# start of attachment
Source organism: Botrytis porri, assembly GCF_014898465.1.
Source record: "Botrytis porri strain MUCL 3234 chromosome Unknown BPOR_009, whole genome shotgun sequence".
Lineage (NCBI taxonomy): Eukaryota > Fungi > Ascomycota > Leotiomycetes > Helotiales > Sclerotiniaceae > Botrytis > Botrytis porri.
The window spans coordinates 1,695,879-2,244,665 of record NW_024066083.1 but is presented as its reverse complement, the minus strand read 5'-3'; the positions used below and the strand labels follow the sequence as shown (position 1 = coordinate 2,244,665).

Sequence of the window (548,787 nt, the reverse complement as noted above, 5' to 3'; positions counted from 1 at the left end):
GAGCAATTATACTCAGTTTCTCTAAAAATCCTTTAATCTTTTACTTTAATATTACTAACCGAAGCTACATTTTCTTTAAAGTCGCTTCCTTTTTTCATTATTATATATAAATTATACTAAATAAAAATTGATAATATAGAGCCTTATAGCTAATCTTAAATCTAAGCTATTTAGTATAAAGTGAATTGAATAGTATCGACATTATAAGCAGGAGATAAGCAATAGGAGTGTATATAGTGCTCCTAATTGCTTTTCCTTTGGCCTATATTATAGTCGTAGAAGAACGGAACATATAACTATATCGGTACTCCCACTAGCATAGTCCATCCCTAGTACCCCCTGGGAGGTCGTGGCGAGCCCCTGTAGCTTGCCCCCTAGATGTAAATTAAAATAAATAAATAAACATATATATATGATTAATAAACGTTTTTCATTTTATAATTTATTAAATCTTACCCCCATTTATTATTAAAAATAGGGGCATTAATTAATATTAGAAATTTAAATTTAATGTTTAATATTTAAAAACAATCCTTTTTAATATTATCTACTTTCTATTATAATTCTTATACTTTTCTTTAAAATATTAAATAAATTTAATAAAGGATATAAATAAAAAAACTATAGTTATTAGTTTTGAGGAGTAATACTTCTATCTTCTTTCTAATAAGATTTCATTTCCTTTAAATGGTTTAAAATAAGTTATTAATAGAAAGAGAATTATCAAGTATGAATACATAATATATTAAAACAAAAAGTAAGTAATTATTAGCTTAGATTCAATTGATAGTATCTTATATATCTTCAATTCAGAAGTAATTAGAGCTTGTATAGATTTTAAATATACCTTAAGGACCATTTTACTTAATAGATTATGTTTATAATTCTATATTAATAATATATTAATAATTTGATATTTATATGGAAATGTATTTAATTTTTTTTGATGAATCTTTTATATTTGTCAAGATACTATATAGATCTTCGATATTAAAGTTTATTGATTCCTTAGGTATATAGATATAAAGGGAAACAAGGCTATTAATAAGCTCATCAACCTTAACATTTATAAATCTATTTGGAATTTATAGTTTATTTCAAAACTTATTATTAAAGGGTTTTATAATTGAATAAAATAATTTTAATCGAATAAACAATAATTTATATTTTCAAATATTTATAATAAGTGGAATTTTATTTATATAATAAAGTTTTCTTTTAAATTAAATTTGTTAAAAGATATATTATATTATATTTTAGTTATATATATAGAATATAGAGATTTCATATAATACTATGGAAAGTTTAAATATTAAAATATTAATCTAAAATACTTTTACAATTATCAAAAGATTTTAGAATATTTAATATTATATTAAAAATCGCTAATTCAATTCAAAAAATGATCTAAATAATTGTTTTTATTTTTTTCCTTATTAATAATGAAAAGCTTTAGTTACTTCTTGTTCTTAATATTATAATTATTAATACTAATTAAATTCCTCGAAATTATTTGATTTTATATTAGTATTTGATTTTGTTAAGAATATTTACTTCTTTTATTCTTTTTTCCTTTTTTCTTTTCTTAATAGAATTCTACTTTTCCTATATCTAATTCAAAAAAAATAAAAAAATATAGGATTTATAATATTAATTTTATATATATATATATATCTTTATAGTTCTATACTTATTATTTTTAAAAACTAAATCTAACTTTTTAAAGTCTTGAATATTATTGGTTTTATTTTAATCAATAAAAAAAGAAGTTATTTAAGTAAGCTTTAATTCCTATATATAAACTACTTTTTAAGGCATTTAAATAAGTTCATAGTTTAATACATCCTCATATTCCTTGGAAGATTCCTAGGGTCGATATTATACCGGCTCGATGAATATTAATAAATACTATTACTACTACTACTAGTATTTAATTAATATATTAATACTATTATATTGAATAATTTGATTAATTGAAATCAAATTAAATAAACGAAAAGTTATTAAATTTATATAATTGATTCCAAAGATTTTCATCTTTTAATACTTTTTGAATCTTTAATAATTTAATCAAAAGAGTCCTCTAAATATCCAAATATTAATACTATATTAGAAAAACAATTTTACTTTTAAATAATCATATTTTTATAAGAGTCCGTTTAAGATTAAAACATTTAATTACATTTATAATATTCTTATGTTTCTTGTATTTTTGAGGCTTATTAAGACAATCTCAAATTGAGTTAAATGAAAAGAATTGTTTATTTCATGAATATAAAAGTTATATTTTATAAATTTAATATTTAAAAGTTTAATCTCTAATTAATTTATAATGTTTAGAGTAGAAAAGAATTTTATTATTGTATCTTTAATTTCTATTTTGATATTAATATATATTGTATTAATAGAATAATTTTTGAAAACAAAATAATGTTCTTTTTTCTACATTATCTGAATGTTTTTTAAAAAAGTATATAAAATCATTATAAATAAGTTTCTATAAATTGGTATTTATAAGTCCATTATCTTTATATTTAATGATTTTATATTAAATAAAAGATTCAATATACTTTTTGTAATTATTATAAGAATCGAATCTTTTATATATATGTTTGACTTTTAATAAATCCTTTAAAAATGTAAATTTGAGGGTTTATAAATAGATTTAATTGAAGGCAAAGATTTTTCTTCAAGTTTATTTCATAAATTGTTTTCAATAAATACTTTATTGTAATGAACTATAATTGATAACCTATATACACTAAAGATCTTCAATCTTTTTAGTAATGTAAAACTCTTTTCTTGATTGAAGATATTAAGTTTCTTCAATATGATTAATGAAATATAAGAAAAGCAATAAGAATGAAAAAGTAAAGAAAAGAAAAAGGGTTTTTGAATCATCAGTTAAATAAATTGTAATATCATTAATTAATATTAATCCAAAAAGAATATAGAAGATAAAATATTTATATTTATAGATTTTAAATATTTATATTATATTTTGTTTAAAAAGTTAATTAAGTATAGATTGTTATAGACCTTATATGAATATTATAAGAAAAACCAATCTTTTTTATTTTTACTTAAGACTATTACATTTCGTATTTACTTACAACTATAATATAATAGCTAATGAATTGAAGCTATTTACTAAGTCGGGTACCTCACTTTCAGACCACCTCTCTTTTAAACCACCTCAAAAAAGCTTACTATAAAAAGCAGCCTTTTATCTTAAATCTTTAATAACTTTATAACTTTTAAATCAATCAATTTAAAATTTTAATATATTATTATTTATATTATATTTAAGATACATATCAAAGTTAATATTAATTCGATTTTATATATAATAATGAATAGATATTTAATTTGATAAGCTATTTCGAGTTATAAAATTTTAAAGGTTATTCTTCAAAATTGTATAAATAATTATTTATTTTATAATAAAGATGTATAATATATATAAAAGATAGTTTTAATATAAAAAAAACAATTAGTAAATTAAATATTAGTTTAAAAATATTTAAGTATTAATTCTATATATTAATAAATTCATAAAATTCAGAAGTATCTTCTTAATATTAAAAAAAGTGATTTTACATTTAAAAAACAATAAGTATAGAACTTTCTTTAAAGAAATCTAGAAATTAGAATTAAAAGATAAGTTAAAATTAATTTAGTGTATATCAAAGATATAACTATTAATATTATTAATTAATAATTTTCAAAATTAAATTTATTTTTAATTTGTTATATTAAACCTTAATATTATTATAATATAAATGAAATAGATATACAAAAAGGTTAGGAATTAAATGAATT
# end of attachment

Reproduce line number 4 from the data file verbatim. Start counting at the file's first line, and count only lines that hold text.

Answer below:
The window spans coordinates 1,695,879-2,244,665 of record NW_024066083.1 but is presented as its reverse complement, the minus strand read 5'-3'; the positions used below and the strand labels follow the sequence as shown (position 1 = coordinate 2,244,665).